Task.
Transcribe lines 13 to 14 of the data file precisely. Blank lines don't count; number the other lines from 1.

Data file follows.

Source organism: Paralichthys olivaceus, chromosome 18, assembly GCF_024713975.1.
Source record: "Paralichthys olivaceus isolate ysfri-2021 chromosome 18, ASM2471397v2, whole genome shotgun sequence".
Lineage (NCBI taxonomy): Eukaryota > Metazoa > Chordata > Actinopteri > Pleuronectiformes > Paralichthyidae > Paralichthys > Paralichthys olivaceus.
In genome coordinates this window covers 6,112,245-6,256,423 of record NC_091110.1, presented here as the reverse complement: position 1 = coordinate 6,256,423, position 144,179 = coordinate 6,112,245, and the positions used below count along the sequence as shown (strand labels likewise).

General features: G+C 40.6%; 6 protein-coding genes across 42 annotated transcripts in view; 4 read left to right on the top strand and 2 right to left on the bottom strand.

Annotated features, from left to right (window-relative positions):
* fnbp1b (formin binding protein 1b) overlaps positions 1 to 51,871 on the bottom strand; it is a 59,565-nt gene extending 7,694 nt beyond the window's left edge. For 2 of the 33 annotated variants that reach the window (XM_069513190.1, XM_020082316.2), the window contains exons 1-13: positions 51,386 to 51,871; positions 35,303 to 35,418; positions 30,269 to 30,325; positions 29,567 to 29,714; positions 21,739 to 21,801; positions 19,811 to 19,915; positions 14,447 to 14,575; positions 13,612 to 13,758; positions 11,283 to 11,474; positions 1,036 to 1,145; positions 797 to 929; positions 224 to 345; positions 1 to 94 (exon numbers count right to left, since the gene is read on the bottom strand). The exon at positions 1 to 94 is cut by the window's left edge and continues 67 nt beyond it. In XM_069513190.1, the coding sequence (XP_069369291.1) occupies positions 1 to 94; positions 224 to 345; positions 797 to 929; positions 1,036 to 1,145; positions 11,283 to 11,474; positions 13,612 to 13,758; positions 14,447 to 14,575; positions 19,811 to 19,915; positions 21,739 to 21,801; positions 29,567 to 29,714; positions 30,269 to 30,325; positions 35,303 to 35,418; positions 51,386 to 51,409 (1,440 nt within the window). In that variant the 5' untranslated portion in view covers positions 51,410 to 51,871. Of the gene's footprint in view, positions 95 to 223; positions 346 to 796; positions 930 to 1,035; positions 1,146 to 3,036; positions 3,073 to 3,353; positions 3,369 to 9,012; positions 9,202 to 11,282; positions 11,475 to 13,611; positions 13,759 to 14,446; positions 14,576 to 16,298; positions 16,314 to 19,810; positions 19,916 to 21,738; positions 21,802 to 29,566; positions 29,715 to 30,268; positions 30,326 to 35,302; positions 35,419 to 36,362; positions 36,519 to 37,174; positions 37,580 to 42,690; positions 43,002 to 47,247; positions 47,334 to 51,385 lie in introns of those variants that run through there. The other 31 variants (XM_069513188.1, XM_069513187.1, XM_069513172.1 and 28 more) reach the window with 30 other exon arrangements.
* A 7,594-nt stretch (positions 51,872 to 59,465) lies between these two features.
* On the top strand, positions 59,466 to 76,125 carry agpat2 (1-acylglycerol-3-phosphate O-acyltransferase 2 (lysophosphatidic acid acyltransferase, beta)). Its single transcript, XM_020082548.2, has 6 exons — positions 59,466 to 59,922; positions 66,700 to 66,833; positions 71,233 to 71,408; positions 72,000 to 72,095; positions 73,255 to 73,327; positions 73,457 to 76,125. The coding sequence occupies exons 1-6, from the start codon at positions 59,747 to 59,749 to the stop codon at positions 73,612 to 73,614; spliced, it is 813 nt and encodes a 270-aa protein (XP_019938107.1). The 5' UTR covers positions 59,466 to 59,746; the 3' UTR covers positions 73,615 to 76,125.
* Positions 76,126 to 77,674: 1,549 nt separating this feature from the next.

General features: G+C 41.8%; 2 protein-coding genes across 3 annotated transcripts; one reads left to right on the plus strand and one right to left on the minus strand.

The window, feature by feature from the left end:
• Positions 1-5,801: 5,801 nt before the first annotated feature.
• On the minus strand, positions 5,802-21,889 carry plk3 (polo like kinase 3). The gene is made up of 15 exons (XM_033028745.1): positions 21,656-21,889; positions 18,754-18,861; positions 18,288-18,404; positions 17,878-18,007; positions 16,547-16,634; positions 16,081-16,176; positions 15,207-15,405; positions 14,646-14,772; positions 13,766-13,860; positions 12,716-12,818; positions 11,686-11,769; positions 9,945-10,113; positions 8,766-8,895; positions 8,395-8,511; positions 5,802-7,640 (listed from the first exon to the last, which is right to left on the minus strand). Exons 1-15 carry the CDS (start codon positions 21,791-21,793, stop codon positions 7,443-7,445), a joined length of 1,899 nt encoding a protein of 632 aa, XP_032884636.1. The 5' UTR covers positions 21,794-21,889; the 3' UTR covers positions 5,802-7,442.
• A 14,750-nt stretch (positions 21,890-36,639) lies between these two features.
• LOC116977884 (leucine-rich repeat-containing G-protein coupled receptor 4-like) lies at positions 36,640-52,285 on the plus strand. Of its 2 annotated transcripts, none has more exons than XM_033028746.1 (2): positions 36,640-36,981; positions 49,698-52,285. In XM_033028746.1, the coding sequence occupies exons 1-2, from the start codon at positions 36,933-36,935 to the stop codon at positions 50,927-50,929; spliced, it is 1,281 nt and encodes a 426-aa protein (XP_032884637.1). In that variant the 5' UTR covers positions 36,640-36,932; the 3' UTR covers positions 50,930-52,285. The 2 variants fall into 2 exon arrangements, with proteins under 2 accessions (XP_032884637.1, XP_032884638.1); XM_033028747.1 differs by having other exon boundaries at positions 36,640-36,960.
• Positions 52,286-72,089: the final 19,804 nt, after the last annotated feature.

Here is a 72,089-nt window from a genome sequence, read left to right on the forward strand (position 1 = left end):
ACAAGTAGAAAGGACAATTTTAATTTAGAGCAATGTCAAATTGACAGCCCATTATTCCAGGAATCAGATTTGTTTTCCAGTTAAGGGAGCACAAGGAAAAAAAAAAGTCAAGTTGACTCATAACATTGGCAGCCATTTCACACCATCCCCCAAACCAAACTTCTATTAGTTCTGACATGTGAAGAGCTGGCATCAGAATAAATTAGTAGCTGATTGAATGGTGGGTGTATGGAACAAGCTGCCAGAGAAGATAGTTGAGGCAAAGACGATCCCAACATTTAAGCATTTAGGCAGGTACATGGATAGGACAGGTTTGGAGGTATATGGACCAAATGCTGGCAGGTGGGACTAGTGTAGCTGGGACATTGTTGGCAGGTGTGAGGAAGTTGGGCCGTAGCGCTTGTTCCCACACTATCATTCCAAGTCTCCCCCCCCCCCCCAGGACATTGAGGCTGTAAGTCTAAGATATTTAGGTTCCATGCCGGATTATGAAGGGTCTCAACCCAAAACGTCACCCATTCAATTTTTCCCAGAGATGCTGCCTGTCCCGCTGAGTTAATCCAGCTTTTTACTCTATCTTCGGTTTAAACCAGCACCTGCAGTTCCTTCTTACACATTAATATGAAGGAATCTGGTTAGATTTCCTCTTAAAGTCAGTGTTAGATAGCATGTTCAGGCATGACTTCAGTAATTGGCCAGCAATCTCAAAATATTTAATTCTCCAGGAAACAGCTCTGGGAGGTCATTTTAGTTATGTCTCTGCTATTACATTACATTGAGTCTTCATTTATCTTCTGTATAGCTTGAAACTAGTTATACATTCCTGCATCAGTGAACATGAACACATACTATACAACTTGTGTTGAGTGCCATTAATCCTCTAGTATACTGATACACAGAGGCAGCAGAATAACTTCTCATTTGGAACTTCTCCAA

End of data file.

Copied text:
• Positions 1-5,801: 5,801 nt before the first annotated feature.
• On the minus strand, positions 5,802-21,889 carry plk3 (polo like kinase 3). The gene is made up of 15 exons (XM_033028745.1): positions 21,656-21,889; positions 18,754-18,861; positions 18,288-18,404; positions 17,878-18,007; positions 16,547-16,634; positions 16,081-16,176; positions 15,207-15,405; positions 14,646-14,772; positions 13,766-13,860; positions 12,716-12,818; positions 11,686-11,769; positions 9,945-10,113; positions 8,766-8,895; positions 8,395-8,511; positions 5,802-7,640 (listed from the first exon to the last, which is right to left on the minus strand). Exons 1-15 carry the CDS (start codon positions 21,791-21,793, stop codon positions 7,443-7,445), a joined length of 1,899 nt encoding a protein of 632 aa, XP_032884636.1. The 5' UTR covers positions 21,794-21,889; the 3' UTR covers positions 5,802-7,442.